Source: the Presidency
Title: SA: Mlambo-Ngcuka: Department of Defence HIV and AIDS conference
Address by Honourable Ms Phumzile Mlambo-Ngcuka, Deputy President of the Republic of South Africa, at the opening of the first Department of Defence HIV and AIDS conference, St George Hotel, Tshwane
Theme: "The Impact of HIV and AIDS on Combat Readiness"
Deputy Minister of Defence, Mr George
Chief of the South African National Defence Force
Southern African Development Community representatives
Officers and non-commissioned officers
Ladies and gentlemen
This first HIV and AIDS conference hosted by the South African Department of Defence is an historic event, with which I am happy to be associated. It brings together local and international expertise, care-givers and officials at an important time in South Africa.
This gathering underscores the fact that the fight against HIV and AIDS, on our continent, must have an integrated, holistic and unified approach. The Defence Force plays a crucial role in society. Our uniformed personnel are there to fulfil many tasks such as being 'combat ready' to guarantee the security and territorial integrity of our countries. At all times, they need to be a healthy fighting force so that they can discharge their duties in peace-keeping missions on the continent and manage conflicts and crises wherever they may arise.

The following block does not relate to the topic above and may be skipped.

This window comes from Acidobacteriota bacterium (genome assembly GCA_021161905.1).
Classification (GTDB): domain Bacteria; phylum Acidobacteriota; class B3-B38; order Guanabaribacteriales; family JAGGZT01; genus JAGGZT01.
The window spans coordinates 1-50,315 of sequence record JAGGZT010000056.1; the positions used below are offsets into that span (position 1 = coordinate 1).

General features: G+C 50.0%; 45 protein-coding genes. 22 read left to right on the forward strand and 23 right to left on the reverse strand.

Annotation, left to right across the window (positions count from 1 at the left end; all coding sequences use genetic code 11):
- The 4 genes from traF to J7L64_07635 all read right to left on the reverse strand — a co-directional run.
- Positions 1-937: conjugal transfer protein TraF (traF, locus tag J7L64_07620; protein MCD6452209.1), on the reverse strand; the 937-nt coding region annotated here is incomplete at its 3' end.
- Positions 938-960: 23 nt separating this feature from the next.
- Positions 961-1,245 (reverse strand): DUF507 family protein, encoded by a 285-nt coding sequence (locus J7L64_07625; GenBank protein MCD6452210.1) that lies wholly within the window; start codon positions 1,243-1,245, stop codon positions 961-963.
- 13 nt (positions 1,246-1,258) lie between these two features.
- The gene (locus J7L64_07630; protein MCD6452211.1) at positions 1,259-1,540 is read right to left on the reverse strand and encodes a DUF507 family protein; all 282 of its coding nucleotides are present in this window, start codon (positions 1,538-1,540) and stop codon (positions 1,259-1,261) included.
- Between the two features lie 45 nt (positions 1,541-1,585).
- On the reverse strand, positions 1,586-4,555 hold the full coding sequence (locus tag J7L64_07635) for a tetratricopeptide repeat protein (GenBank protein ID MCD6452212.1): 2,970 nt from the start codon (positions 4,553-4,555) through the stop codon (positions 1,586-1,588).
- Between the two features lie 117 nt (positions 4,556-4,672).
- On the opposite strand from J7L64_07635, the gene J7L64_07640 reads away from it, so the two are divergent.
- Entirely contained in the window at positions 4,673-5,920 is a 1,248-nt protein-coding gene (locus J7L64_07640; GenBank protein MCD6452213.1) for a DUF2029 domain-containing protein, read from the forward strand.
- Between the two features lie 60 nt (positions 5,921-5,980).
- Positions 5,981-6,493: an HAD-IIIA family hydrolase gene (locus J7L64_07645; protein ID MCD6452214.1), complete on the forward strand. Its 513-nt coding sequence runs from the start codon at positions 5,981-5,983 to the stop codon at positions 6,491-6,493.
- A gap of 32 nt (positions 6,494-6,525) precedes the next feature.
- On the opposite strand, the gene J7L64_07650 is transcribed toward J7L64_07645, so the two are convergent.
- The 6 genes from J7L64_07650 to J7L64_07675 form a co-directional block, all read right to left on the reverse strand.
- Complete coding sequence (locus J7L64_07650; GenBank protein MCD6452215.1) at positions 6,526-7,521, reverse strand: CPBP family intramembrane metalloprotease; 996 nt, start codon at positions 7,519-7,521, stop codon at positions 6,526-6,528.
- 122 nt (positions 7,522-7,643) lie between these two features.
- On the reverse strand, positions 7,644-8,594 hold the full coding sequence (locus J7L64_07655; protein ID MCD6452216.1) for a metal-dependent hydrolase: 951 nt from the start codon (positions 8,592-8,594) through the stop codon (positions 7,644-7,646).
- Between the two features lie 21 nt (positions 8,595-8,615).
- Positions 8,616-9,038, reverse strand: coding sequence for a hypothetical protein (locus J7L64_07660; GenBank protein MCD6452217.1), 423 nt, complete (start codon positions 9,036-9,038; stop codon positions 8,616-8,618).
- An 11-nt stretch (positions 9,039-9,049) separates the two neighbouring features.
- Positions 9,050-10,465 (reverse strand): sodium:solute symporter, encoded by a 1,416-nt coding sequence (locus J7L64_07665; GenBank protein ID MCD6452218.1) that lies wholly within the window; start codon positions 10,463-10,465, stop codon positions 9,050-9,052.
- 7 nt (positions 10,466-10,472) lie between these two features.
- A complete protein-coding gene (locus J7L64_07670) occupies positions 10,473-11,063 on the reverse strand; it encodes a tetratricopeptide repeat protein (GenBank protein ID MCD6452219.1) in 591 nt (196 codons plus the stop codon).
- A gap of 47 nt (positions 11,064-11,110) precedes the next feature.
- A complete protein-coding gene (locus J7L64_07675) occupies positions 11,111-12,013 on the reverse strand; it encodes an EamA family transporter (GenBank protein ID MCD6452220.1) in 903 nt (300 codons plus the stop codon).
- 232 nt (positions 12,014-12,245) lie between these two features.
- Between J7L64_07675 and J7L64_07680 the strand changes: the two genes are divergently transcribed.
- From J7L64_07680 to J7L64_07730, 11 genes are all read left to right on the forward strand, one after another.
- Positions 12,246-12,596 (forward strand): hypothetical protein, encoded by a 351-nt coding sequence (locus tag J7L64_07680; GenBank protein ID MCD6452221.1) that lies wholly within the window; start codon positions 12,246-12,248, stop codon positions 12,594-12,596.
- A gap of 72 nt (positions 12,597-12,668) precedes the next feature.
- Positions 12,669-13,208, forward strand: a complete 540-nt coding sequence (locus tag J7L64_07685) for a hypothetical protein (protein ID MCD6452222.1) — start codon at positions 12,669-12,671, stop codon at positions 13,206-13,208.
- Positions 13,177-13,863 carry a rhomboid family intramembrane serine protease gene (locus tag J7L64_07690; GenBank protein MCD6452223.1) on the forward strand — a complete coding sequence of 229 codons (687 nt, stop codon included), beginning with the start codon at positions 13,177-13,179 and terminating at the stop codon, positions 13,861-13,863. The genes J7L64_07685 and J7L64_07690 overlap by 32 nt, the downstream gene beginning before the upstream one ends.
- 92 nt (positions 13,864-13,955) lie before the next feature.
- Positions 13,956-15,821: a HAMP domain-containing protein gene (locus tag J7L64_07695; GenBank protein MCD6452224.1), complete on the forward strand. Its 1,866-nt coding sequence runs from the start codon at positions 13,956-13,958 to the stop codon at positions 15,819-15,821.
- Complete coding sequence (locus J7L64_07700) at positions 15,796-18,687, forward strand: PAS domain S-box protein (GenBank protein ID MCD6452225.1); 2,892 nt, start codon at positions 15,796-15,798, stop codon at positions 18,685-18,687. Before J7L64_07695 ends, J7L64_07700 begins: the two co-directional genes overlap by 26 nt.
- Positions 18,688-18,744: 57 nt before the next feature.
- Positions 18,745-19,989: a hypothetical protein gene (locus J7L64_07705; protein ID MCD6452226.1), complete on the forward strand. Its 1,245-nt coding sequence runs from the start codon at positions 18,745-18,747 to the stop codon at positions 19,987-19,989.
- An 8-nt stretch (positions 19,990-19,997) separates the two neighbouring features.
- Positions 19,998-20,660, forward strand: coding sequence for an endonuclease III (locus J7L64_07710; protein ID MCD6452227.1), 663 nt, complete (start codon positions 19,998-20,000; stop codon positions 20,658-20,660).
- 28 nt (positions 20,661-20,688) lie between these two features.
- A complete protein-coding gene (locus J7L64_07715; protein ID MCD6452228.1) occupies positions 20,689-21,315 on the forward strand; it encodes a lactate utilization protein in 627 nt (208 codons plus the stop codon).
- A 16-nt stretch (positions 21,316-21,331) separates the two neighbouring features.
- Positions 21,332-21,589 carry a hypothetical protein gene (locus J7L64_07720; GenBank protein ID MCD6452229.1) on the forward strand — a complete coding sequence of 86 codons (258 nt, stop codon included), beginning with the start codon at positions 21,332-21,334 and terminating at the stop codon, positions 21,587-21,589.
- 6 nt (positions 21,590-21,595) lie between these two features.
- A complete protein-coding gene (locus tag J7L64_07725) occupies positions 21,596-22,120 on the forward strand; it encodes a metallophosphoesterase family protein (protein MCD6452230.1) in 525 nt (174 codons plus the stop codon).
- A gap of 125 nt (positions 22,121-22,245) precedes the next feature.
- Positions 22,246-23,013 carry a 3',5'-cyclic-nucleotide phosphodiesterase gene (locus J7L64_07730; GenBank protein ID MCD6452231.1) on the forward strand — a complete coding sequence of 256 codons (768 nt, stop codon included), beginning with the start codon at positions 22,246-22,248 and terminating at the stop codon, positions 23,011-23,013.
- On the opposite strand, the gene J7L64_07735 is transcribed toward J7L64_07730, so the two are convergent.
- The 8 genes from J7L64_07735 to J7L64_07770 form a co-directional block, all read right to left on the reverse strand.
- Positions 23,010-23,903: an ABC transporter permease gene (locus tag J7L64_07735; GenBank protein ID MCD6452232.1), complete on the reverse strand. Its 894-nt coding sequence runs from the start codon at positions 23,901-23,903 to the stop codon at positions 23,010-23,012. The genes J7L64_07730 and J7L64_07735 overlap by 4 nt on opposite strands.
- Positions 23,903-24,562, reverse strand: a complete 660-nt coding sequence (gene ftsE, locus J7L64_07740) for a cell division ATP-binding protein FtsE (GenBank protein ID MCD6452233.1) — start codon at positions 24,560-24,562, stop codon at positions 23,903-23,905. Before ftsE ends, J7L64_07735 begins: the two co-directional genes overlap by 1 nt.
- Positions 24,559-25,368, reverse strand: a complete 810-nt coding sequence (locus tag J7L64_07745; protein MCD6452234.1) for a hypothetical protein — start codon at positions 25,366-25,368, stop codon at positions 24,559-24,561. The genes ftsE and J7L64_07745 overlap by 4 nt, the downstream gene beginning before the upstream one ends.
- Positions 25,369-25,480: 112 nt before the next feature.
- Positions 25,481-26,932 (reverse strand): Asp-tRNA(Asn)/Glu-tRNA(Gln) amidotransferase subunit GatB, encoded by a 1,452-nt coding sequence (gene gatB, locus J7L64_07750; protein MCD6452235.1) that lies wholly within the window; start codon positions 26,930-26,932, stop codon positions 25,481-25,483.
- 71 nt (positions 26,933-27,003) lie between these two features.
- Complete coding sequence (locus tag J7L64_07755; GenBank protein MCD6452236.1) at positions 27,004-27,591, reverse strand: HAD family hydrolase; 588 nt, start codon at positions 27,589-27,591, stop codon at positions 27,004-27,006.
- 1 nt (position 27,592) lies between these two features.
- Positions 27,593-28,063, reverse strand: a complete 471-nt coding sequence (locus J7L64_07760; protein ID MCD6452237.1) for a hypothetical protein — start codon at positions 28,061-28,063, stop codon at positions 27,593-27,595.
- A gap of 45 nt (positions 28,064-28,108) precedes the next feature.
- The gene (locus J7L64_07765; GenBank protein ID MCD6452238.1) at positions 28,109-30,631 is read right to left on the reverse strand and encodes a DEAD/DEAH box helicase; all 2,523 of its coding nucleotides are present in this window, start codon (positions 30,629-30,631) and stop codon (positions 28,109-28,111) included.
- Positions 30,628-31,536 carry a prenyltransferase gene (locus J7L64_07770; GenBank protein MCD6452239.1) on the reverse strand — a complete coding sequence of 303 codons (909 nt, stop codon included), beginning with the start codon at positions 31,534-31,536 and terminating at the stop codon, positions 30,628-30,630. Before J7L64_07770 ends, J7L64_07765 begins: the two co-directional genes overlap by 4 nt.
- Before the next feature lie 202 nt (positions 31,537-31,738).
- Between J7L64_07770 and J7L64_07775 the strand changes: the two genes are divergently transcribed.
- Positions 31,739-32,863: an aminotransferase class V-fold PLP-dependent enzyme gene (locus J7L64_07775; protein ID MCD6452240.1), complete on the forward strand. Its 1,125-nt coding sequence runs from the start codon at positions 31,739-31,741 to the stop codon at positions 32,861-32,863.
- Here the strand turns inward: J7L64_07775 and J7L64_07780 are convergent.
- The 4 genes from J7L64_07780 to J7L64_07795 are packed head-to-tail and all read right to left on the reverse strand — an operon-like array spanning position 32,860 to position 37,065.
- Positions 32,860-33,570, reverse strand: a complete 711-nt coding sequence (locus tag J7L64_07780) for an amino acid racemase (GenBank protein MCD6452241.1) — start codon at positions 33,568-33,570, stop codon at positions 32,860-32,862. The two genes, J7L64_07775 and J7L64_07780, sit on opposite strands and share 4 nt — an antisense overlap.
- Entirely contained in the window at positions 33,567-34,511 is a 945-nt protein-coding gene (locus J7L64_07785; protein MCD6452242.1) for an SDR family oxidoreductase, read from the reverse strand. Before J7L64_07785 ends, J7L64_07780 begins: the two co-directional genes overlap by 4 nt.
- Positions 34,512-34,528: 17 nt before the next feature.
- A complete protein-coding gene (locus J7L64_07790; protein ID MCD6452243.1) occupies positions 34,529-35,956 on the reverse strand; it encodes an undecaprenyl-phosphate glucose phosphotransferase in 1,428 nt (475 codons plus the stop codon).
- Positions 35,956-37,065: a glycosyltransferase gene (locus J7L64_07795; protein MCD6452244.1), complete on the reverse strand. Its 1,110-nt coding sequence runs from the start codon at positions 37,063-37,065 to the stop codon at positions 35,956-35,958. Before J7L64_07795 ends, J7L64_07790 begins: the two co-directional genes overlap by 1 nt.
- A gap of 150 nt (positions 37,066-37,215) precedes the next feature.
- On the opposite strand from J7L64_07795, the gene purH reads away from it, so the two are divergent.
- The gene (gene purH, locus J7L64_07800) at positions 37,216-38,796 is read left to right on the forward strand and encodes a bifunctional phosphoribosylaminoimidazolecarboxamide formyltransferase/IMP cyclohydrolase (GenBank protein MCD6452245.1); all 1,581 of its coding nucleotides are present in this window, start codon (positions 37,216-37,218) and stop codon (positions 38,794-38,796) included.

We know that the majority of people in the world living with and affected by HIV and AIDS are in sub-Saharan Africa. As Africans, we cannot afford to be defeated by HIV and AIDS. As Africans, together, we fought hard against colonialism, against apartheid including many other enemies that threatened the continent. In many instances we were victorious. It is, therefore, important, that we adopt the same attitude in this case.
In South Africa many of our uniformed personnel are also impacted upon by this epidemic. One of the targets of the Millennium Development Goals (MDGs) is to halt and reverse the incidences of HIV, tuberculosis and malaria. In this case, we should also take this victorious posture.
To achieve this goal, we need to reinforce our prevention, treatment and care measures. I am very happy, Surgeon-General, for the theme and tone of this conference which is about an "AIDS Free Defence force". If we were to achieve this within the forces, the battle psychologically and otherwise will be won in the broader society. I, therefore, would like to pledge my support in this battle to achieve these noble plans.
We need to reinforce on prevention, because the most important intervention that we have at our disposal to make sure that we work towards an HIV and AIDS free Defence Force in the continent is to prevent the spread in the first place.